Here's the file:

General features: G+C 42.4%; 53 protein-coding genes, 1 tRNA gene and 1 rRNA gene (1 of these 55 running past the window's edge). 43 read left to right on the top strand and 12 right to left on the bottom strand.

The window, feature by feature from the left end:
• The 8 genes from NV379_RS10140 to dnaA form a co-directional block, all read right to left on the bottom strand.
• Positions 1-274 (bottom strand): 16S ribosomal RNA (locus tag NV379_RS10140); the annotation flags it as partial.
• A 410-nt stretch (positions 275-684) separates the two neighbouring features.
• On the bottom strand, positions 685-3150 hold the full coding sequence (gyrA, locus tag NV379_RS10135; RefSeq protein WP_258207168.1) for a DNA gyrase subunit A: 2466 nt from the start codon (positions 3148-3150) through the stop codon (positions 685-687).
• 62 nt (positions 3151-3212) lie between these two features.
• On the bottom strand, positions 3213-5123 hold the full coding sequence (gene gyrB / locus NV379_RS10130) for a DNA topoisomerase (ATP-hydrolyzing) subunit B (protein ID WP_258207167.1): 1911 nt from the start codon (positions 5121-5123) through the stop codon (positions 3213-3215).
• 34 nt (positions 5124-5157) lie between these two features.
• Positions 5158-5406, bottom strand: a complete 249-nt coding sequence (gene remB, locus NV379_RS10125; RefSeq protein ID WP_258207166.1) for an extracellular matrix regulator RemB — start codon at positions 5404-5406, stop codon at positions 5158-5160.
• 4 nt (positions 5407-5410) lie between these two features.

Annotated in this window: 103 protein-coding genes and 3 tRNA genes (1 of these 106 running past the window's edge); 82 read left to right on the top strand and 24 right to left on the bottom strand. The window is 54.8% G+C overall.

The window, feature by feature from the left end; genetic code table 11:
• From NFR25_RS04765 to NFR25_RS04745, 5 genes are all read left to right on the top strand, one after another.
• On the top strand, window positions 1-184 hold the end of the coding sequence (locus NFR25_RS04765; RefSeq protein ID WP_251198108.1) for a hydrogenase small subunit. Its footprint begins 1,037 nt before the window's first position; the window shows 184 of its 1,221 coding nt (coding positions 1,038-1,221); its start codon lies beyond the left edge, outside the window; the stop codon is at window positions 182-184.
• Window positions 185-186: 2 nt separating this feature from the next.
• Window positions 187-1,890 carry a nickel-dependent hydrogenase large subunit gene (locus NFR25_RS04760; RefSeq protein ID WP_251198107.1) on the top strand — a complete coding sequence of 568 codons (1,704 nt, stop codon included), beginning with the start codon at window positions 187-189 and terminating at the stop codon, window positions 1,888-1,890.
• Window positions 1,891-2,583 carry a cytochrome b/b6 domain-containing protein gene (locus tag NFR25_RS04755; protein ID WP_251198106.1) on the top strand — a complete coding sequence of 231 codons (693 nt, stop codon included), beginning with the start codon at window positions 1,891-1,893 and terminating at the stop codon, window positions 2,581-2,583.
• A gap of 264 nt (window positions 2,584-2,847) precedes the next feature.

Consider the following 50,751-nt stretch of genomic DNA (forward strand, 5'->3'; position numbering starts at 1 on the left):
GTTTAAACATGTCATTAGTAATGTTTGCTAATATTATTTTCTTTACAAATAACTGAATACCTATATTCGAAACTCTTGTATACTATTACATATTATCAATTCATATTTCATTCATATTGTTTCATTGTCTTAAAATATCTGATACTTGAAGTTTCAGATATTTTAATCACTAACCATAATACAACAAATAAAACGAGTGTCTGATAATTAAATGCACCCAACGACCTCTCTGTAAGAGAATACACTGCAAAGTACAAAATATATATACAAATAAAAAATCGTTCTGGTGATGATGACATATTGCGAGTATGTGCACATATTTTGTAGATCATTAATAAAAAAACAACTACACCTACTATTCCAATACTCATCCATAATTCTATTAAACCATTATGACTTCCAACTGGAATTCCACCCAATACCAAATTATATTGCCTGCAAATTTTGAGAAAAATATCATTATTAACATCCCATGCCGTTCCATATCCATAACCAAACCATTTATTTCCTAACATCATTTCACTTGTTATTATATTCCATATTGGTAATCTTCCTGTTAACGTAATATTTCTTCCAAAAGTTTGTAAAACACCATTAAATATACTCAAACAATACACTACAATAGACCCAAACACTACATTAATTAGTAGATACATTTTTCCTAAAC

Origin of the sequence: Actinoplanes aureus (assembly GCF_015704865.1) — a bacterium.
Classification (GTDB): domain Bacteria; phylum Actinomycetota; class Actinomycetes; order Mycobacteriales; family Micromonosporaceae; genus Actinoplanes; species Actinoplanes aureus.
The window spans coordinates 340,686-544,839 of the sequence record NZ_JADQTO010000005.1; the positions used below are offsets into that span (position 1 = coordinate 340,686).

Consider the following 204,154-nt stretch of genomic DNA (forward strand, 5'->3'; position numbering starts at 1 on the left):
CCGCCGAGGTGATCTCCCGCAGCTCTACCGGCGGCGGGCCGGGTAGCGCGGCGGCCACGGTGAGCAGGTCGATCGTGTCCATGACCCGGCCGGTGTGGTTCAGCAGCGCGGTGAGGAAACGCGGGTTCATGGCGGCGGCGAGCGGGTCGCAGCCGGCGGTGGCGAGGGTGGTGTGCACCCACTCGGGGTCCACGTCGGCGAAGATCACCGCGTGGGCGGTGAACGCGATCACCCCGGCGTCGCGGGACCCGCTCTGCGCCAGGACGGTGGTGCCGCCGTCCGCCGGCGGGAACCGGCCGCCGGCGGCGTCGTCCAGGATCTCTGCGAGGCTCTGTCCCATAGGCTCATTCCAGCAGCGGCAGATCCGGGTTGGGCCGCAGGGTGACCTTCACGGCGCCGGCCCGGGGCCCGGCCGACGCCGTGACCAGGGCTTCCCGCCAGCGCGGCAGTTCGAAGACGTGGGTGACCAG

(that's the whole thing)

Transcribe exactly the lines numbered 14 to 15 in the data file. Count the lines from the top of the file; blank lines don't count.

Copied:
• From NFR25_RS04765 to NFR25_RS04745, 5 genes are all read left to right on the top strand, one after another.
• On the top strand, window positions 1-184 hold the end of the coding sequence (locus NFR25_RS04765; RefSeq protein ID WP_251198108.1) for a hydrogenase small subunit. Its footprint begins 1,037 nt before the window's first position; the window shows 184 of its 1,221 coding nt (coding positions 1,038-1,221); its start codon lies beyond the left edge, outside the window; the stop codon is at window positions 182-184.